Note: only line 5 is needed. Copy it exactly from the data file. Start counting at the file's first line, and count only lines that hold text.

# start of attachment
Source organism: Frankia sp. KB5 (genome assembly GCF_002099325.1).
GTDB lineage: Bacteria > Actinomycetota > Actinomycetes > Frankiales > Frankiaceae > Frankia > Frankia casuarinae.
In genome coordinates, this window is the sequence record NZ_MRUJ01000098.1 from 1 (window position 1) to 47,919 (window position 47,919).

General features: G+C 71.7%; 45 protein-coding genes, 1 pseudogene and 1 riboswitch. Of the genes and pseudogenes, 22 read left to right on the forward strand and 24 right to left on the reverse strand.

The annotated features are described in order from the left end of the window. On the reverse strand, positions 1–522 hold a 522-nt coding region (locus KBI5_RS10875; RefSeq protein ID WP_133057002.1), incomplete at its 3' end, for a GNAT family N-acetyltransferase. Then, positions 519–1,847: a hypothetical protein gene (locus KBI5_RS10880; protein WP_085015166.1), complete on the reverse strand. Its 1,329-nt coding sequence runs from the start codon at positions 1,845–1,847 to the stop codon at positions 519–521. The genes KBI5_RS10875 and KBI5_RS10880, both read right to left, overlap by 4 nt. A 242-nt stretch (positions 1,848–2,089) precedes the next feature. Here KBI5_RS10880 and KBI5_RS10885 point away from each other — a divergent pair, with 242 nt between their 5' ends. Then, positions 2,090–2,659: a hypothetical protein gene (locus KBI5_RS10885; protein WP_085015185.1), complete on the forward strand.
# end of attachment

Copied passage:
The annotated features are described in order from the left end of the window. On the reverse strand, positions 1–522 hold a 522-nt coding region (locus KBI5_RS10875; RefSeq protein ID WP_133057002.1), incomplete at its 3' end, for a GNAT family N-acetyltransferase. Then, positions 519–1,847: a hypothetical protein gene (locus KBI5_RS10880; protein WP_085015166.1), complete on the reverse strand. Its 1,329-nt coding sequence runs from the start codon at positions 1,845–1,847 to the stop codon at positions 519–521. The genes KBI5_RS10875 and KBI5_RS10880, both read right to left, overlap by 4 nt. A 242-nt stretch (positions 1,848–2,089) precedes the next feature. Here KBI5_RS10880 and KBI5_RS10885 point away from each other — a divergent pair, with 242 nt between their 5' ends. Then, positions 2,090–2,659: a hypothetical protein gene (locus KBI5_RS10885; protein WP_085015185.1), complete on the forward strand.